Saturday, January 2, 2021

History of the Garnet: January's Birthstone

Amber Schamel Christian historical author
Blogger: Amber Schamel


 Happy New Year, everyone! My prayer is that 2021 is a wonderful year for all of us.

Let's kick off the new year with learning about January's birthstone, the garnet. 

We usually think about the garnet being a red stone, however it can actually be a range of different colors including pink, green, yellow, purple, or even brown or black. The stone also has a wide range of history, and thanks to it being so durable, we have artifacts dating back to the bronze age.

The word, "garnet" comes from a Latin word meaning "seed or grain". Most believe that this is probably a reference to the pomegranate seed, which is similar in color, and thus gave the garnet its name.

The garnet has been used by royalty for thousands of years. The ancient Egyptian pharaohs used them in many forms of jewelry, and adored them enough to pack their graves with them as well.  The pectoral pictured here was found in the tomb of Princess Sithathoryunet, and includes many semiprecious stones, including the garnet. 

Egyptian Pectoral found in the tomb of
Princess Sithathorynet.
Public Domain

In ancient Rome, garnets were often carved into the signet rings that stamped some of the most important documents in ancient history. According to Plimy, a Roman scholar, the garnet was one of the most popularly traded gems around 23 to 79 A.D. 

Roman signet made of garnet. 2nd Century AD
Photo courtesy of

In ancient times, red garnets were often referred to as carbuncle. However, that term may have also been used for almost any red stone. According to the Islamic and Jewish legends, red garnet was one of the four stones on the signet given to King Solomon by God. This seal is the predecessor of the modern Star of David.

If carbuncle was indeed referring to the red garnet, it is mentioned several times in the Bible. It would have been one of the stones in Aaron's breastplate, and is also mentioned as one of the stones covering the "anointed cherub" that most scholars believe refers to Satan before his fall.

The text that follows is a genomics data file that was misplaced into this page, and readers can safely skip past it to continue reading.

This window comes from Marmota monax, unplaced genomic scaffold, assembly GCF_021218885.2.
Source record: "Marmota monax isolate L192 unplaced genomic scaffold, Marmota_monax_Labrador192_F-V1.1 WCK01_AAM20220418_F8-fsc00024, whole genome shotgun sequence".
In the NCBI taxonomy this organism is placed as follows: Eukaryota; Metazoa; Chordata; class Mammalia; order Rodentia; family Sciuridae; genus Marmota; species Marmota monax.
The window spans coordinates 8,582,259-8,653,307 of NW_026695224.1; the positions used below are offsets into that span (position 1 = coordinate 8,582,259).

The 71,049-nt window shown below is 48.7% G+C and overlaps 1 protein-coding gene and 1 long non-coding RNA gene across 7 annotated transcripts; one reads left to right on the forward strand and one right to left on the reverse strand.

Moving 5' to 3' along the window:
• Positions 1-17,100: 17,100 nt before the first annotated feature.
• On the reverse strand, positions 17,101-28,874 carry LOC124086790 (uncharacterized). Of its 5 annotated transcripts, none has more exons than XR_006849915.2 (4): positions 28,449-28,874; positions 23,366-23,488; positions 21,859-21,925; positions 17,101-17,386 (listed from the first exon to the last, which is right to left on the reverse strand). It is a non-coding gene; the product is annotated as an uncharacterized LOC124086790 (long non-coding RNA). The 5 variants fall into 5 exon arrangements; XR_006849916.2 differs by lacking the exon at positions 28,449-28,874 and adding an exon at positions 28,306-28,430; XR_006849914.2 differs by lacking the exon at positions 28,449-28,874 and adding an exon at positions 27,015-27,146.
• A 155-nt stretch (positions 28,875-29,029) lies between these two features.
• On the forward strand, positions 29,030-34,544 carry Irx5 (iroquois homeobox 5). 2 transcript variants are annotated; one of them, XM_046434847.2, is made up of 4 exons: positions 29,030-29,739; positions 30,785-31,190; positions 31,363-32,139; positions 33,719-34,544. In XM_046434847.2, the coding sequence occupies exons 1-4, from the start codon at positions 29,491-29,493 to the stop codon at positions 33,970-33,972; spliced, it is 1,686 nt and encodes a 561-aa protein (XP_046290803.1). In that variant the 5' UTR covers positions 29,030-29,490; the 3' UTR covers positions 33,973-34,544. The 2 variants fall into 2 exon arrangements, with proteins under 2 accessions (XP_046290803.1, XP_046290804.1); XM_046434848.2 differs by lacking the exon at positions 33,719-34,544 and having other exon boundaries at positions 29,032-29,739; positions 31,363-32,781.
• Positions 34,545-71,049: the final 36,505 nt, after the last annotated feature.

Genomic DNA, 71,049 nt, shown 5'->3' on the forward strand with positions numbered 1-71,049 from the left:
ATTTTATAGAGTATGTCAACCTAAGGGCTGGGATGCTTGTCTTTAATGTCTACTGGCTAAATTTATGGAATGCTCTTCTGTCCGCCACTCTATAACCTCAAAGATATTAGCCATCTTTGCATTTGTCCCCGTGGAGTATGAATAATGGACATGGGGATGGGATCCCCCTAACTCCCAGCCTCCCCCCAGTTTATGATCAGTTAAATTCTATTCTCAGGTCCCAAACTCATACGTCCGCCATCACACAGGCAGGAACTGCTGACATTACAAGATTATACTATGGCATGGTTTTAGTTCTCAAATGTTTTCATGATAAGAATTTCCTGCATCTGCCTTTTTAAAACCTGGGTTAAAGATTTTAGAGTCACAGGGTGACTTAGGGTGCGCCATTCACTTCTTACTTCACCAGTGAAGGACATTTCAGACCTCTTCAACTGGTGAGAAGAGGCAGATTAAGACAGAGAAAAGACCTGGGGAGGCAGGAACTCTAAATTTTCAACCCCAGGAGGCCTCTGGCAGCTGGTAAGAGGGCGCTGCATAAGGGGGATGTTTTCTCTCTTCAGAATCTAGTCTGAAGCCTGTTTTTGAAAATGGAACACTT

Another Jewish tradition says that Noah took the garnet onto the ark as a source of light. During the flood, the sun nor moon was there to provide light, so he used the stone that shone "more brilliantly by night than by day" which was how Noah knew the difference between day and night during that catastrophe. 

Garnets seem to have a light that comes from within. This is a translucent garnet, backlight by a flashlight. This specimen came from the Red Embers Mine in Erving, Massachusetts, USA. “Fiery Dragon Eyes (Red Embers Garnet),” photo by Mike Beauregard. Licensed under CC By 2.0.

In the middle ages, the garnet was a favorite of clergy and nobility alike. At this time, people believed dragons had eyes made of garnet. The belief that garnets granted protection and healing to the wearer was very widespread, and in fact, during the crusades, the gem was worn by both Christian and Muslim warriors.

When the Bohimian garnet deposits were discovered in central Europe around 1500, the garnet became more widely available.

It is commonly believed, even today, that the garnet can signal coming danger by turning pale. Regardless of whether or not the stone holds any abilities, it still fascinates people, making it a coveted gem in all parts of the world.


Two-time winner of the Christian Indie Award for historical fiction, Amber Schamel writes riveting stories that bring HIStory to life. She has a passion for travel, history, books and her Savior. This combination results in what her readers call "historical fiction at its finest".  

She lives in Colorado Springs near her favorite mountain and between enjoying life as a new mom, and spinning stories out of soap bubbles, Amber loves to connect with readers and hang out on Goodreads with other bookish peoples.

Amber is a proud member of the American Christian Fiction Writers Association. Visit her online at and download a FREE story by subscribing to her Newsletter!


  1. Garnet is my birthstone, and I've always thought it beautiful but never knew this history. Thanks, Amber!

    1. Happy birthday! Thanks for stopping by, I'm glad you enjoyed the post.

  2. Welcome. Thanks for sharing this. Our sons birthday is January 8th. When our son got married, his fiancé made sure that both of their month flowers were in her bouquet and on his jacket and that both of their birthstones where on the cake centerpiece. Quite a fabulous job she did with it all.

  3. I'll have to see if my rockhound son has any garnets so I can look for that "glow in the dark" feature. Thanks for posting!